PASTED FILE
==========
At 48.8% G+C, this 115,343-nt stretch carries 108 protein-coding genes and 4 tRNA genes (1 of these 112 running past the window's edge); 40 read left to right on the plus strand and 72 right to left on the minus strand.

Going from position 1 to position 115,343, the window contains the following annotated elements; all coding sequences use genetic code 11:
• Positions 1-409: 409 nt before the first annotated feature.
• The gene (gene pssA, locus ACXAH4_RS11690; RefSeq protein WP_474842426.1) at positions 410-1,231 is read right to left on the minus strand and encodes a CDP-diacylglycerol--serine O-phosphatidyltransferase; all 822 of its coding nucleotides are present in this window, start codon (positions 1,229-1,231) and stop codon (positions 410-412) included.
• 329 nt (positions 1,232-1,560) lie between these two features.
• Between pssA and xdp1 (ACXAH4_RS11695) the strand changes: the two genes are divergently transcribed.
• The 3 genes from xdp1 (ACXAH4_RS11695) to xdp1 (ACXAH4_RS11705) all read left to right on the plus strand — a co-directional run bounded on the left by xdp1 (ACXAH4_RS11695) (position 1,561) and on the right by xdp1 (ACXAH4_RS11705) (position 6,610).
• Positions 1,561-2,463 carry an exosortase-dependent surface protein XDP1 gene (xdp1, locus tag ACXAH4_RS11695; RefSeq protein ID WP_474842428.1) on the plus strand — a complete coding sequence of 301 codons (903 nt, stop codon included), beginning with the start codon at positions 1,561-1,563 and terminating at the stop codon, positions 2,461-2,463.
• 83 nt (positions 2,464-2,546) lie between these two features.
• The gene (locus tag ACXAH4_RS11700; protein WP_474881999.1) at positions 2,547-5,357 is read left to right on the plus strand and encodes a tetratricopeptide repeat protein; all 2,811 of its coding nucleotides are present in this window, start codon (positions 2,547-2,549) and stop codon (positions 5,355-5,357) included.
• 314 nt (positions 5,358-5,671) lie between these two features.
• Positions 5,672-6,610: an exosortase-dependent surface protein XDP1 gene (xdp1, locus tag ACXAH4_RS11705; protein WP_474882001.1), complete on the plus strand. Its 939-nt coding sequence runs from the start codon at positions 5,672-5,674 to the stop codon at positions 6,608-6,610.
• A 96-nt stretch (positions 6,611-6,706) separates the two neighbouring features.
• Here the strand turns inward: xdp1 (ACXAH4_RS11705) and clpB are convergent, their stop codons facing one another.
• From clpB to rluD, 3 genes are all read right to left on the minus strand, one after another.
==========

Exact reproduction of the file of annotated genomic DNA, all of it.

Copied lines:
At 48.8% G+C, this 115,343-nt stretch carries 108 protein-coding genes and 4 tRNA genes (1 of these 112 running past the window's edge); 40 read left to right on the plus strand and 72 right to left on the minus strand.

Going from position 1 to position 115,343, the window contains the following annotated elements; all coding sequences use genetic code 11:
• Positions 1-409: 409 nt before the first annotated feature.
• The gene (gene pssA, locus ACXAH4_RS11690; RefSeq protein WP_474842426.1) at positions 410-1,231 is read right to left on the minus strand and encodes a CDP-diacylglycerol--serine O-phosphatidyltransferase; all 822 of its coding nucleotides are present in this window, start codon (positions 1,229-1,231) and stop codon (positions 410-412) included.
• 329 nt (positions 1,232-1,560) lie between these two features.
• Between pssA and xdp1 (ACXAH4_RS11695) the strand changes: the two genes are divergently transcribed.
• The 3 genes from xdp1 (ACXAH4_RS11695) to xdp1 (ACXAH4_RS11705) all read left to right on the plus strand — a co-directional run bounded on the left by xdp1 (ACXAH4_RS11695) (position 1,561) and on the right by xdp1 (ACXAH4_RS11705) (position 6,610).
• Positions 1,561-2,463 carry an exosortase-dependent surface protein XDP1 gene (xdp1, locus tag ACXAH4_RS11695; RefSeq protein ID WP_474842428.1) on the plus strand — a complete coding sequence of 301 codons (903 nt, stop codon included), beginning with the start codon at positions 1,561-1,563 and terminating at the stop codon, positions 2,461-2,463.
• 83 nt (positions 2,464-2,546) lie between these two features.
• The gene (locus tag ACXAH4_RS11700; protein WP_474881999.1) at positions 2,547-5,357 is read left to right on the plus strand and encodes a tetratricopeptide repeat protein; all 2,811 of its coding nucleotides are present in this window, start codon (positions 2,547-2,549) and stop codon (positions 5,355-5,357) included.
• 314 nt (positions 5,358-5,671) lie between these two features.
• Positions 5,672-6,610: an exosortase-dependent surface protein XDP1 gene (xdp1, locus tag ACXAH4_RS11705; protein WP_474882001.1), complete on the plus strand. Its 939-nt coding sequence runs from the start codon at positions 5,672-5,674 to the stop codon at positions 6,608-6,610.
• A 96-nt stretch (positions 6,611-6,706) separates the two neighbouring features.
• Here the strand turns inward: xdp1 (ACXAH4_RS11705) and clpB are convergent, their stop codons facing one another.
• From clpB to rluD, 3 genes are all read right to left on the minus strand, one after another.